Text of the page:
Quote
Mike Holmes suggested that abuses of GM powers (railroading etc) can be usefully talked about in terms of credibility.

--Emily Care


Yes. As can conflicts in terms of character "ownership," (the instance of Bob and the peaches comes to mind here) and other types of IC vs. OOC issues.
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Mark Eddy
Chemist, Monotheist, History buff

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if wyrd is not against him."
Mike Holmes
Acts of Evil Playtesters
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Posts: 10459


« Reply #3 on: October 10, 2002, 07:11:46 AM »

Quote from: Valamir
2) a time saving device.  Establishing a set of factoids about the game that doesn't require actual in play creation through player statements


I'd say that it's not time saving in play. Creation on the fly is often faster. What it is is convenient. One does not have to do the creation themselves. And one can read up on these things out of play, which makes their introduction in play much faster. Also, a written version is more likely to create a consensual understanding of certain things, than a discussion is (hence the existence of textbooks for very similar reasons).

Just a clarification, really.

Mike
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Emily Care
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« Reply #4 on: October 11, 2002, 12:00:27 PM »

In our sister thread: Purpose of System/Rules
Quote from: Alan
An elegant set of written rules presents only those rules that "frame" the game enough to give it the distinctive elements developed by the designers. The frame has to leave players enough room to play a field, while also providing the tension that makes the game fun.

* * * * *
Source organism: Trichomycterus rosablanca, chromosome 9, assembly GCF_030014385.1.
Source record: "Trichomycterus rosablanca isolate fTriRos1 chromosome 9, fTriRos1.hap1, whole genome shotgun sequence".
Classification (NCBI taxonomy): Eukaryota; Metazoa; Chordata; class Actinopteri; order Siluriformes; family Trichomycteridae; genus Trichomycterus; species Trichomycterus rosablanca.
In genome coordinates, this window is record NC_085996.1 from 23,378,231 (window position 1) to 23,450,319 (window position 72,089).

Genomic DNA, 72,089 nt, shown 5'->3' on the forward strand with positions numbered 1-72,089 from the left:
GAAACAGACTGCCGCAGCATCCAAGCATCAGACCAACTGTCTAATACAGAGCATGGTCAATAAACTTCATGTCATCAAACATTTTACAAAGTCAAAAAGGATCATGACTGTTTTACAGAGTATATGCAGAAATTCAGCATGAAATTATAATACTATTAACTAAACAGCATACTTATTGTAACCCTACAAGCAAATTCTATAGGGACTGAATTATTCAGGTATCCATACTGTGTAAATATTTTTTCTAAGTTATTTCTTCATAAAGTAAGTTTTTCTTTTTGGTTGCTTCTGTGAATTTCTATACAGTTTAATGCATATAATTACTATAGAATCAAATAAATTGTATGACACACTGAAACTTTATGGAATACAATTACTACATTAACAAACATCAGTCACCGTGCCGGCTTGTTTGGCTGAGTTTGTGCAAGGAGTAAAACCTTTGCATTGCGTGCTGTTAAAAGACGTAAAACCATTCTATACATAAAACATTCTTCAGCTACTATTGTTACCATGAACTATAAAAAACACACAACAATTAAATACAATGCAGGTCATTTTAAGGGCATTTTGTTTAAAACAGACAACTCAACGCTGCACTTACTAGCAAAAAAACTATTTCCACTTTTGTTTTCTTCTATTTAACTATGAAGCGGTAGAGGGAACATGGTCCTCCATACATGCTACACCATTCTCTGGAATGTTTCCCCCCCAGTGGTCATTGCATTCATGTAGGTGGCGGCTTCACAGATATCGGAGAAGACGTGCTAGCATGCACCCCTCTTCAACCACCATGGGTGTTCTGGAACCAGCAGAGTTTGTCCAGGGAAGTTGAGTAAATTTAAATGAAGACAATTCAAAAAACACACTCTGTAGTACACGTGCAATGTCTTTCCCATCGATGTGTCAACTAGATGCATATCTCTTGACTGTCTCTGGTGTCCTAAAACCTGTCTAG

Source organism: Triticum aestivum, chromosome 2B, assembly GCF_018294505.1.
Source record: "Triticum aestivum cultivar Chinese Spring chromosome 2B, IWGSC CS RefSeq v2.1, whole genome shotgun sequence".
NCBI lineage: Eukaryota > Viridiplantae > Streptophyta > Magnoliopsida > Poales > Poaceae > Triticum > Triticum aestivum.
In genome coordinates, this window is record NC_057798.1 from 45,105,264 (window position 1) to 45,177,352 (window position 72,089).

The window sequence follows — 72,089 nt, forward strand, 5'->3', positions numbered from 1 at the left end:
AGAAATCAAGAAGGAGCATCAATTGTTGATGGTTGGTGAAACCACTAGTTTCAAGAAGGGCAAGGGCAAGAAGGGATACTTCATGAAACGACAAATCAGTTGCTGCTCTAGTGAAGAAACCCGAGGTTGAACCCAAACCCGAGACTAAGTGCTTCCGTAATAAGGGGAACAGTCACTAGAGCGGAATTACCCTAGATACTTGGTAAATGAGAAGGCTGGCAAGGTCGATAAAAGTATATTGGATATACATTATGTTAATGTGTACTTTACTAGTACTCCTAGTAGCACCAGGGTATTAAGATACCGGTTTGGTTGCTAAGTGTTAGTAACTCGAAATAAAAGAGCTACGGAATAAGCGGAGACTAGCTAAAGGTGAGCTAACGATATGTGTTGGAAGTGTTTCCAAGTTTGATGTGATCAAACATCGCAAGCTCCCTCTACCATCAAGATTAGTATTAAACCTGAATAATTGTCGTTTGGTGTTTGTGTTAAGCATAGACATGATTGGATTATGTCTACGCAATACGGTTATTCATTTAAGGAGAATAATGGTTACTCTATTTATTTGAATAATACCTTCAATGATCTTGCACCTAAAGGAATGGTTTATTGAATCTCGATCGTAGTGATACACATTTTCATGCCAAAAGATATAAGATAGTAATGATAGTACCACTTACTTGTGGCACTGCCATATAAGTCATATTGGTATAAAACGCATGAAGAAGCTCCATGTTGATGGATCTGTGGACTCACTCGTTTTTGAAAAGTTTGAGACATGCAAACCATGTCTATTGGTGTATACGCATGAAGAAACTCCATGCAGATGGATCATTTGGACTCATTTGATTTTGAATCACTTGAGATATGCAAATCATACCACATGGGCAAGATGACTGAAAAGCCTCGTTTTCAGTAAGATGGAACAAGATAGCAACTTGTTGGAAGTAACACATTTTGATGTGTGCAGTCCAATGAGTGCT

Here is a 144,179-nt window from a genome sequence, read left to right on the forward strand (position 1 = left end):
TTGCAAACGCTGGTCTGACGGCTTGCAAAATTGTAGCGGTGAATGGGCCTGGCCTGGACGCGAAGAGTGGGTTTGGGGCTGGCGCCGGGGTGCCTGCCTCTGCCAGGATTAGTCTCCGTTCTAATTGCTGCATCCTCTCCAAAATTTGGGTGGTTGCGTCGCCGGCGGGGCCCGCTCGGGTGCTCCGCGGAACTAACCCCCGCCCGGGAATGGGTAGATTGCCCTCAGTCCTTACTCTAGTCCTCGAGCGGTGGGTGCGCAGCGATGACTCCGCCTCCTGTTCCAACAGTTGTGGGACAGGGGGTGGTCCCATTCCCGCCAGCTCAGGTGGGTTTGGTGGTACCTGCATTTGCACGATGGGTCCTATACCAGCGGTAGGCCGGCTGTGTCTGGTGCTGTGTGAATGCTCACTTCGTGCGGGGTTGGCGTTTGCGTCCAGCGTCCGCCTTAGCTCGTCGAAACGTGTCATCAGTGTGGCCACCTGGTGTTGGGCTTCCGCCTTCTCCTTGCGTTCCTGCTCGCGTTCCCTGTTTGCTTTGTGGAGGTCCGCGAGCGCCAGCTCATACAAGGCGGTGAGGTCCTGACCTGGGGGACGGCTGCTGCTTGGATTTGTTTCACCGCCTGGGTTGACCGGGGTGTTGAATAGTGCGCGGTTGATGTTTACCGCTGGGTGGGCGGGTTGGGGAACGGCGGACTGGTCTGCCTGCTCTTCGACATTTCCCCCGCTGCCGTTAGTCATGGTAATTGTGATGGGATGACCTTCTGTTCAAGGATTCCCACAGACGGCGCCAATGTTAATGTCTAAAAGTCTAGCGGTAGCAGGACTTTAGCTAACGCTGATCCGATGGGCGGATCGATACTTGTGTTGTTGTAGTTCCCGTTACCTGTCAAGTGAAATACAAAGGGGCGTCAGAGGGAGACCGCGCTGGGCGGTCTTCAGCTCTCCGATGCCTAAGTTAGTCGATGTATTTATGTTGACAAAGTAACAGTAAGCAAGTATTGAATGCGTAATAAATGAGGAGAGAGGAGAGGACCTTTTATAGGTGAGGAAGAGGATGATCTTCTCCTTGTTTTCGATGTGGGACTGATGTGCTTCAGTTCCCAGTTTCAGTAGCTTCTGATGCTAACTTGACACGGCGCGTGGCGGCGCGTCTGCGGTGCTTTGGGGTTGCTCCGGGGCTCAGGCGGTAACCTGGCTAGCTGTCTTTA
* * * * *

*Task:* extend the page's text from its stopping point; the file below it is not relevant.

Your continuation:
This expresses the balance between Valamir's concept of the rules standing in proxy for the author, and Mark's idea of the game designer looking at what will work best for their target audience, rather than just going with "what they like".  

A game designer "frames" a certain set of experiences they find interesting and want to help others explore. Just as a camera  frames a certain part of the visual field, highlighting it to share with others.  

Participants in a game choose a  system because they are interested in the vision of the designer, for the convenience of not having to come up with it themselves, and because they think that the system will be valuable in helping them explore that shared vision.  The "distinctive elements" of the system may or may not do so. What doesn't work will be less credible.  

The system is how the designer frames the experiences they want the gamers to have.  To use another analogy, the mechanics are like a blueprint and tools: they are made by the designer but require conscious application by the game participants.  The framing is now of a house, rather than a photo. :)

Some tools are more suited to certain tasks than others, and there will always be a difference between the plan and the execution.   The goal is to make it healthy space for individual interpretation rather than a dysfunctional misfiring. Clarity of communication and choice of the right tool for the right job become paramount.


--Emily Care